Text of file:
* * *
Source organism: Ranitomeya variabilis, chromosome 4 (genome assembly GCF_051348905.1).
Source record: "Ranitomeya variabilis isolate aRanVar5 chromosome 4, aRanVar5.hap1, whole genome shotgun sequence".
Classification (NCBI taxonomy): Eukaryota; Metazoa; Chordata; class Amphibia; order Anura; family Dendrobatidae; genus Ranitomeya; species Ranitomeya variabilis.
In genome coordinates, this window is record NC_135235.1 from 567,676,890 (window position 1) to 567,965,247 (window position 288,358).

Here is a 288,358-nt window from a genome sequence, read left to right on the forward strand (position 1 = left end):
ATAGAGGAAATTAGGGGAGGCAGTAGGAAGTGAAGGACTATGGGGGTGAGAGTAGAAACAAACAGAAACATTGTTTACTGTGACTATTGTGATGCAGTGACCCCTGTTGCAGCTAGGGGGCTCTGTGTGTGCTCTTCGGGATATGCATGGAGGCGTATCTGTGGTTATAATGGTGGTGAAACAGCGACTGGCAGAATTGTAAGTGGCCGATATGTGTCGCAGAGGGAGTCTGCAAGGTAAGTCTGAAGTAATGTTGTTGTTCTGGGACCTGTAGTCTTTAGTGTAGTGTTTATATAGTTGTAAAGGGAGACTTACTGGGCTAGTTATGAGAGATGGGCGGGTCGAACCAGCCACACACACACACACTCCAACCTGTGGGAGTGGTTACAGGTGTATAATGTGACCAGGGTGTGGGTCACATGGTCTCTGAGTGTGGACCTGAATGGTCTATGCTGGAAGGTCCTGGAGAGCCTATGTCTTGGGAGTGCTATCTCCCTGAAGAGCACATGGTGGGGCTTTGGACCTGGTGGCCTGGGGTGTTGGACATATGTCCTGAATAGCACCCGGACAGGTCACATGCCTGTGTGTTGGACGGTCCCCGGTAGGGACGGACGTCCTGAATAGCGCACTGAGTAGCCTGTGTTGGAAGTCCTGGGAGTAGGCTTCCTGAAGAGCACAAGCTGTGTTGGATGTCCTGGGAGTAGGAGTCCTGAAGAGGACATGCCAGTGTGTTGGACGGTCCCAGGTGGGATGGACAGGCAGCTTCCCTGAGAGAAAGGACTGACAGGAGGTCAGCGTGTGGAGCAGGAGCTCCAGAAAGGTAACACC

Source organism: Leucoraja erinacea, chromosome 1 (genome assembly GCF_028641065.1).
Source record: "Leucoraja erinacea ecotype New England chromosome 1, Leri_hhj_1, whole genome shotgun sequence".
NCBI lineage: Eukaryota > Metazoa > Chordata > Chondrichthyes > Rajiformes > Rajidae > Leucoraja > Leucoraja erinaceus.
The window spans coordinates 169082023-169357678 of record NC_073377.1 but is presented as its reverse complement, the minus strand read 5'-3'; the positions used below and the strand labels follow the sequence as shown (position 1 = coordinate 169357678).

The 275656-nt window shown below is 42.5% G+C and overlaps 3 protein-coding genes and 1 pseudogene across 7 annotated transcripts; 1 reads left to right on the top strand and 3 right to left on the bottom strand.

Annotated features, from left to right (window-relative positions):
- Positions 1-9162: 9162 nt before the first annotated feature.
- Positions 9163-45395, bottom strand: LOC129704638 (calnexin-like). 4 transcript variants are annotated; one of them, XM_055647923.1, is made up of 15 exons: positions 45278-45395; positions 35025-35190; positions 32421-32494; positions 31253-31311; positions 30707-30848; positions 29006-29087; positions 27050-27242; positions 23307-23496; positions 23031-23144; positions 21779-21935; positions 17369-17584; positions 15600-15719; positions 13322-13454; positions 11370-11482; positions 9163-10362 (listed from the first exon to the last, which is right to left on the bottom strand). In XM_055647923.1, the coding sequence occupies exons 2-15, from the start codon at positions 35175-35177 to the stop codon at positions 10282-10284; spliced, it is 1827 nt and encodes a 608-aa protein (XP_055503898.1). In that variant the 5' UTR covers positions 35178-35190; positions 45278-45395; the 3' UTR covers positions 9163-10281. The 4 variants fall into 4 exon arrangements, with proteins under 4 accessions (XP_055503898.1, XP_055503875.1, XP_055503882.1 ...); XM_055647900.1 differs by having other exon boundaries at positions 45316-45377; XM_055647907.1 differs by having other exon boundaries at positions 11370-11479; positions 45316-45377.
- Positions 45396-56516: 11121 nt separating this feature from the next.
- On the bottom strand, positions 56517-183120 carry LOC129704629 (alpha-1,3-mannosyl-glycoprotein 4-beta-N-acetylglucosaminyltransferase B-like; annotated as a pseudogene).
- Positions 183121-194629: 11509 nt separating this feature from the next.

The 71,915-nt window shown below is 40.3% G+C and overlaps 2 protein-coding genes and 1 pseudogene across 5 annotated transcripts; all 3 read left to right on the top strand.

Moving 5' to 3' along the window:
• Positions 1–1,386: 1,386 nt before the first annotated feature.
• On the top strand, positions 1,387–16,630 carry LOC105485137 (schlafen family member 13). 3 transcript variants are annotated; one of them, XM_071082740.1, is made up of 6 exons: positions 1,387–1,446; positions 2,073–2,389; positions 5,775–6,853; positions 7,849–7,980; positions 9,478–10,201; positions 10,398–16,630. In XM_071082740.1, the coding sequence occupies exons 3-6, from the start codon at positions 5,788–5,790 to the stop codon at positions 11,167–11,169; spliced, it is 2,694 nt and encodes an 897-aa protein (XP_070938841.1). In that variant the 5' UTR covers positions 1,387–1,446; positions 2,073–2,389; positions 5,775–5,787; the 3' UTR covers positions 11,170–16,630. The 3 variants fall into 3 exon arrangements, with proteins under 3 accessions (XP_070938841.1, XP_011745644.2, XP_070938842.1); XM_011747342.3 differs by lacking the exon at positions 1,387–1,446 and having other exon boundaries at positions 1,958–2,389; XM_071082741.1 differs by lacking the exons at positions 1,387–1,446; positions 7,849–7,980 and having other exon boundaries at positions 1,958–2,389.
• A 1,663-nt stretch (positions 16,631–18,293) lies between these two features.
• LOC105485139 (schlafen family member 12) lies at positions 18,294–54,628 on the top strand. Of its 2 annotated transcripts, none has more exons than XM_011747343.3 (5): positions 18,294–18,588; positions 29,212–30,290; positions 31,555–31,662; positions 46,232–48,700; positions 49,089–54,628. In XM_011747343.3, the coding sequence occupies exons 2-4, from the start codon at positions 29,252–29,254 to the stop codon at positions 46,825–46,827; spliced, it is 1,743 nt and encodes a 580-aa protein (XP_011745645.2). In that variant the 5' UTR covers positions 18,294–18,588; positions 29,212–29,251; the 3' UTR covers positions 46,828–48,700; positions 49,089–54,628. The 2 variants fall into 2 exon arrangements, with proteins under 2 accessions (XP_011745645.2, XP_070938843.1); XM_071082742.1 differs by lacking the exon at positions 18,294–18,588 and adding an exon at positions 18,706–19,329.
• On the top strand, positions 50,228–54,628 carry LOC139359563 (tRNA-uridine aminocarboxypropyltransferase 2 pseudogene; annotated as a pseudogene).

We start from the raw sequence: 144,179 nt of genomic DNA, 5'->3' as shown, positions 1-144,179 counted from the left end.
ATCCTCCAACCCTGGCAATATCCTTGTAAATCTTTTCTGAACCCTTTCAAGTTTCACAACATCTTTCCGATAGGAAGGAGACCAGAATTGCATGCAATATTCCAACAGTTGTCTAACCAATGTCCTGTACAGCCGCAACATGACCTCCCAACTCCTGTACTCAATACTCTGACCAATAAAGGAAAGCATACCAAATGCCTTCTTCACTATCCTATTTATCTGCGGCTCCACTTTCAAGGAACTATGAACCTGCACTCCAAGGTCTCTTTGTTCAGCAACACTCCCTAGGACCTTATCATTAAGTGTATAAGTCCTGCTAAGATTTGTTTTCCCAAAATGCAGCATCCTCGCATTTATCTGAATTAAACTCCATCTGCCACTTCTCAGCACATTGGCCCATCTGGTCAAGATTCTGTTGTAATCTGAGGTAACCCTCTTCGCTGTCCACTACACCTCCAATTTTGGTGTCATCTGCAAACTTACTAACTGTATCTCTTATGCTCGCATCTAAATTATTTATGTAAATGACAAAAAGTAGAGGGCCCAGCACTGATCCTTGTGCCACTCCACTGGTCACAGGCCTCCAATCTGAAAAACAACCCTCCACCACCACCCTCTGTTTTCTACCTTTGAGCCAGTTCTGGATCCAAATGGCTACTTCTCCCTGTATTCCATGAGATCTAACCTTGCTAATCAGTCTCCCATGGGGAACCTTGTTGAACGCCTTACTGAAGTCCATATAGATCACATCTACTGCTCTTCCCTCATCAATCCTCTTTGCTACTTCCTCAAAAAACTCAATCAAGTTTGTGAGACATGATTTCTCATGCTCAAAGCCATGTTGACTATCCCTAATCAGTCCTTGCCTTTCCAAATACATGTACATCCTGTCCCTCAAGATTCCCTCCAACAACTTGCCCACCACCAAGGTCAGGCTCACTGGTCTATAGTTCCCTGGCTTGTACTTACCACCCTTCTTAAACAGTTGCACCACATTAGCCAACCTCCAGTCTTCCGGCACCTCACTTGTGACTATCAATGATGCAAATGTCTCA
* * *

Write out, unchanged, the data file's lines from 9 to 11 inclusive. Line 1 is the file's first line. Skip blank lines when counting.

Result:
NCBI lineage: Eukaryota > Metazoa > Chordata > Chondrichthyes > Rajiformes > Rajidae > Leucoraja > Leucoraja erinaceus.
The window spans coordinates 169082023-169357678 of record NC_073377.1 but is presented as its reverse complement, the minus strand read 5'-3'; the positions used below and the strand labels follow the sequence as shown (position 1 = coordinate 169357678).

The 275656-nt window shown below is 42.5% G+C and overlaps 3 protein-coding genes and 1 pseudogene across 7 annotated transcripts; 1 reads left to right on the top strand and 3 right to left on the bottom strand.